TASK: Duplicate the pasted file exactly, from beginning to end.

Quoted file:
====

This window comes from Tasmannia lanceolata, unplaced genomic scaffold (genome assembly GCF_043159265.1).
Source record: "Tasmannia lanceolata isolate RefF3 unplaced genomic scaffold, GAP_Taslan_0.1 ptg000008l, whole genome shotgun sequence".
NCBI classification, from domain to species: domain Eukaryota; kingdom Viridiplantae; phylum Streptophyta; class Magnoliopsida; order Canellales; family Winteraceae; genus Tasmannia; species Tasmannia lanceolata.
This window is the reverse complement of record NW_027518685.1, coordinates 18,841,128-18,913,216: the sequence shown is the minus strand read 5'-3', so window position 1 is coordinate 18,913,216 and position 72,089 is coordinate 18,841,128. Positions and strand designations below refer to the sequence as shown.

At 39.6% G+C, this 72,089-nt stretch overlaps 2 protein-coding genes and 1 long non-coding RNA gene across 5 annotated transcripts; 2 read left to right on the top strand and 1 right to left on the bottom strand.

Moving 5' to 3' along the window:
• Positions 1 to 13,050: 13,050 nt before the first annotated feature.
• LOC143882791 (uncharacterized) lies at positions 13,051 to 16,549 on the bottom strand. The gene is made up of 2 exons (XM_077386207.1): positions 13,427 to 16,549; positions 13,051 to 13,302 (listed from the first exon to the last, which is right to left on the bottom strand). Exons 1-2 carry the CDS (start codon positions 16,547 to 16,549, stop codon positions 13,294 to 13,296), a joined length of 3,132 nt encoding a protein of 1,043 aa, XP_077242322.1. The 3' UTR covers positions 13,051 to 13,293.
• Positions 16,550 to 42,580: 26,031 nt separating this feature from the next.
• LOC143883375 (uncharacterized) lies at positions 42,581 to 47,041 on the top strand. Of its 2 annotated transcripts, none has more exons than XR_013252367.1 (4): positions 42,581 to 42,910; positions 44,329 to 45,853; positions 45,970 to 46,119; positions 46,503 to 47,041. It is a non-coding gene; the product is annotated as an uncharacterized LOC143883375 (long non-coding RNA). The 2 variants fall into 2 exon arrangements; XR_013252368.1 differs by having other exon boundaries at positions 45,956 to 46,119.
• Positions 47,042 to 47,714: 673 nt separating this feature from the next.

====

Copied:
This window comes from Tasmannia lanceolata, unplaced genomic scaffold (genome assembly GCF_043159265.1).
Source record: "Tasmannia lanceolata isolate RefF3 unplaced genomic scaffold, GAP_Taslan_0.1 ptg000008l, whole genome shotgun sequence".
NCBI classification, from domain to species: domain Eukaryota; kingdom Viridiplantae; phylum Streptophyta; class Magnoliopsida; order Canellales; family Winteraceae; genus Tasmannia; species Tasmannia lanceolata.
This window is the reverse complement of record NW_027518685.1, coordinates 18,841,128-18,913,216: the sequence shown is the minus strand read 5'-3', so window position 1 is coordinate 18,913,216 and position 72,089 is coordinate 18,841,128. Positions and strand designations below refer to the sequence as shown.

At 39.6% G+C, this 72,089-nt stretch overlaps 2 protein-coding genes and 1 long non-coding RNA gene across 5 annotated transcripts; 2 read left to right on the top strand and 1 right to left on the bottom strand.

Moving 5' to 3' along the window:
• Positions 1 to 13,050: 13,050 nt before the first annotated feature.
• LOC143882791 (uncharacterized) lies at positions 13,051 to 16,549 on the bottom strand. The gene is made up of 2 exons (XM_077386207.1): positions 13,427 to 16,549; positions 13,051 to 13,302 (listed from the first exon to the last, which is right to left on the bottom strand). Exons 1-2 carry the CDS (start codon positions 16,547 to 16,549, stop codon positions 13,294 to 13,296), a joined length of 3,132 nt encoding a protein of 1,043 aa, XP_077242322.1. The 3' UTR covers positions 13,051 to 13,293.
• Positions 16,550 to 42,580: 26,031 nt separating this feature from the next.
• LOC143883375 (uncharacterized) lies at positions 42,581 to 47,041 on the top strand. Of its 2 annotated transcripts, none has more exons than XR_013252367.1 (4): positions 42,581 to 42,910; positions 44,329 to 45,853; positions 45,970 to 46,119; positions 46,503 to 47,041. It is a non-coding gene; the product is annotated as an uncharacterized LOC143883375 (long non-coding RNA). The 2 variants fall into 2 exon arrangements; XR_013252368.1 differs by having other exon boundaries at positions 45,956 to 46,119.
• Positions 47,042 to 47,714: 673 nt separating this feature from the next.